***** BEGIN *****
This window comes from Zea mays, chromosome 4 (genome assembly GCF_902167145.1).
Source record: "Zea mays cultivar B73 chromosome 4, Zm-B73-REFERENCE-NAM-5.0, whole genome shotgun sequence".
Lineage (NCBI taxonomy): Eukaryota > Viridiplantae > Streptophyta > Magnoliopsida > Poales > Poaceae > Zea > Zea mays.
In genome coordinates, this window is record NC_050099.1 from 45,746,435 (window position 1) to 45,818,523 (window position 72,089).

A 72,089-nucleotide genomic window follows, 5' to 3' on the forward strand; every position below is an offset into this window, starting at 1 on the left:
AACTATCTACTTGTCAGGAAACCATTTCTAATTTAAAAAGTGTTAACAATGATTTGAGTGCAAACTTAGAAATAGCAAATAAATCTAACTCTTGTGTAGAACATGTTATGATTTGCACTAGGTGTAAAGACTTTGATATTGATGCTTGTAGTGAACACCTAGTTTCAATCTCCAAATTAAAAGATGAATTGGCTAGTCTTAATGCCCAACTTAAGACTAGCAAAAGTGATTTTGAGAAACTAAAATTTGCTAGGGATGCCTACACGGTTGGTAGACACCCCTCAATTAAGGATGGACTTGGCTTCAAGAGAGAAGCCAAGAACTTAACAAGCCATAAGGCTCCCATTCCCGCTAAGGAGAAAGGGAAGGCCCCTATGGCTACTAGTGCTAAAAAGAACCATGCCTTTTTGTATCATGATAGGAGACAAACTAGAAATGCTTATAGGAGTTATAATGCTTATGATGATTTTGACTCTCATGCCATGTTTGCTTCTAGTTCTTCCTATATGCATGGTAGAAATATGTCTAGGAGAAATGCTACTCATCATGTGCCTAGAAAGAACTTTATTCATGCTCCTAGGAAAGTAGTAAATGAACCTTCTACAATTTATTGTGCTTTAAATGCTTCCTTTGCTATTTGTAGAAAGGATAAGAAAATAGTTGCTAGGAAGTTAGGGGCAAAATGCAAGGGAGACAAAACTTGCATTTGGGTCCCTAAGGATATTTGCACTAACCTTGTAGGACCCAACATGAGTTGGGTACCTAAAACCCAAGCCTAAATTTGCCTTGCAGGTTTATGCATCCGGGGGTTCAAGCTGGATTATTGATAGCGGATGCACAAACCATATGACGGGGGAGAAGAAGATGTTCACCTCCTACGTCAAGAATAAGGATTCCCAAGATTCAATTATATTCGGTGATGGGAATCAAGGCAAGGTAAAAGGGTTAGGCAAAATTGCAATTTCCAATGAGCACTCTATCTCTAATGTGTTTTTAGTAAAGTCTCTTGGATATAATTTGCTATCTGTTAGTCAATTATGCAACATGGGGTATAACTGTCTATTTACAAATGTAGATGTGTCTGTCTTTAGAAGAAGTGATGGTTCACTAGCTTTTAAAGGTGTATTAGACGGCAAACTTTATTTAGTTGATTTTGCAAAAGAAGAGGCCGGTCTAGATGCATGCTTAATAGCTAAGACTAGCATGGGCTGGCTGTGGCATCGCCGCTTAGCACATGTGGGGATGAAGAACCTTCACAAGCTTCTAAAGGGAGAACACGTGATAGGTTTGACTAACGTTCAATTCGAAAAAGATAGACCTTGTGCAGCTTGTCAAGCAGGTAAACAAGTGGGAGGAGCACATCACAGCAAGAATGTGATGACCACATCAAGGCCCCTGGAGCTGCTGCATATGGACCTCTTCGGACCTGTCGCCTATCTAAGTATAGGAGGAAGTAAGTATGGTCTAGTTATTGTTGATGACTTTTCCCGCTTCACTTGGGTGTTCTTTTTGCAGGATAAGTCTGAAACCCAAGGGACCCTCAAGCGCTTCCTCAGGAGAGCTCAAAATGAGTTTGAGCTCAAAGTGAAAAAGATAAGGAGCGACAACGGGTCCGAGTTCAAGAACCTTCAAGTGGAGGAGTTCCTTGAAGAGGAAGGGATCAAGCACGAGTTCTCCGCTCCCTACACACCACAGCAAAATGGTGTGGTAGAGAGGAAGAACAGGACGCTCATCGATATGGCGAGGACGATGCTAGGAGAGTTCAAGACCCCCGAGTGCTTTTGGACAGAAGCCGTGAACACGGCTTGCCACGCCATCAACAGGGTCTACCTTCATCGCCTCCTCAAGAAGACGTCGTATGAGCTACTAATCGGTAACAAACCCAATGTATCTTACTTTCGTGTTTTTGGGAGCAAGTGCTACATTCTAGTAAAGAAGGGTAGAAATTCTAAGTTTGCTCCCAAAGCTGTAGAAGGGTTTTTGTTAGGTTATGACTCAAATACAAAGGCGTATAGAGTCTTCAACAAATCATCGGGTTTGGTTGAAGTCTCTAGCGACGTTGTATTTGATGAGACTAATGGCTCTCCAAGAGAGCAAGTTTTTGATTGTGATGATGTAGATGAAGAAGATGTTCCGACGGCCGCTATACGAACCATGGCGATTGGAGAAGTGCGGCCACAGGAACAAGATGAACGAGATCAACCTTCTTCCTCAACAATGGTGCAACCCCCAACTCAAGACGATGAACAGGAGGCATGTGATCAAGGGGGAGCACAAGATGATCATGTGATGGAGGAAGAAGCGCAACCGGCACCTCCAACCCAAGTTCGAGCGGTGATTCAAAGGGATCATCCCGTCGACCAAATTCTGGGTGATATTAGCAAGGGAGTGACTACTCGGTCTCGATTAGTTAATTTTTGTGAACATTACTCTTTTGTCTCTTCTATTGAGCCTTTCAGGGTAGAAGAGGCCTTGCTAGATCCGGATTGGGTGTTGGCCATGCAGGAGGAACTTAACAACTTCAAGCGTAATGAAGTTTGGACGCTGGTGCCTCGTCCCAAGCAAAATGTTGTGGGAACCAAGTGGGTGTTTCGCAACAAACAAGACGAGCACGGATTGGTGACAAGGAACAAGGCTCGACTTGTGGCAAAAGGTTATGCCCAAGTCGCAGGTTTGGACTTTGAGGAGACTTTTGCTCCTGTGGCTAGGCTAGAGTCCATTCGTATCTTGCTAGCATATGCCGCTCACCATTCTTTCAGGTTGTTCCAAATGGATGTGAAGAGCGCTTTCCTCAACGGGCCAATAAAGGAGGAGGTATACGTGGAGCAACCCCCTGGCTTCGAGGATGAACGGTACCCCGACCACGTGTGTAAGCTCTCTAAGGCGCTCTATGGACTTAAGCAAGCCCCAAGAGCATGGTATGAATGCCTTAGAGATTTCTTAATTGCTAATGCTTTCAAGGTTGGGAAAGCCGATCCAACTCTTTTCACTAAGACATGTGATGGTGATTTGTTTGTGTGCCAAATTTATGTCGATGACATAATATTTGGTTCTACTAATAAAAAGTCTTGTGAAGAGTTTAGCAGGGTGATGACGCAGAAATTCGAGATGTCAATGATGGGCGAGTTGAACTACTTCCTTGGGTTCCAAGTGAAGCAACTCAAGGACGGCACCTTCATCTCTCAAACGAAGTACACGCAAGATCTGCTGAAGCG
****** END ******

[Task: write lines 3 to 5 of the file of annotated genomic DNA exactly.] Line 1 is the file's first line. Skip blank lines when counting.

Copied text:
Lineage (NCBI taxonomy): Eukaryota > Viridiplantae > Streptophyta > Magnoliopsida > Poales > Poaceae > Zea > Zea mays.
In genome coordinates, this window is record NC_050099.1 from 45,746,435 (window position 1) to 45,818,523 (window position 72,089).

A 72,089-nucleotide genomic window follows, 5' to 3' on the forward strand; every position below is an offset into this window, starting at 1 on the left: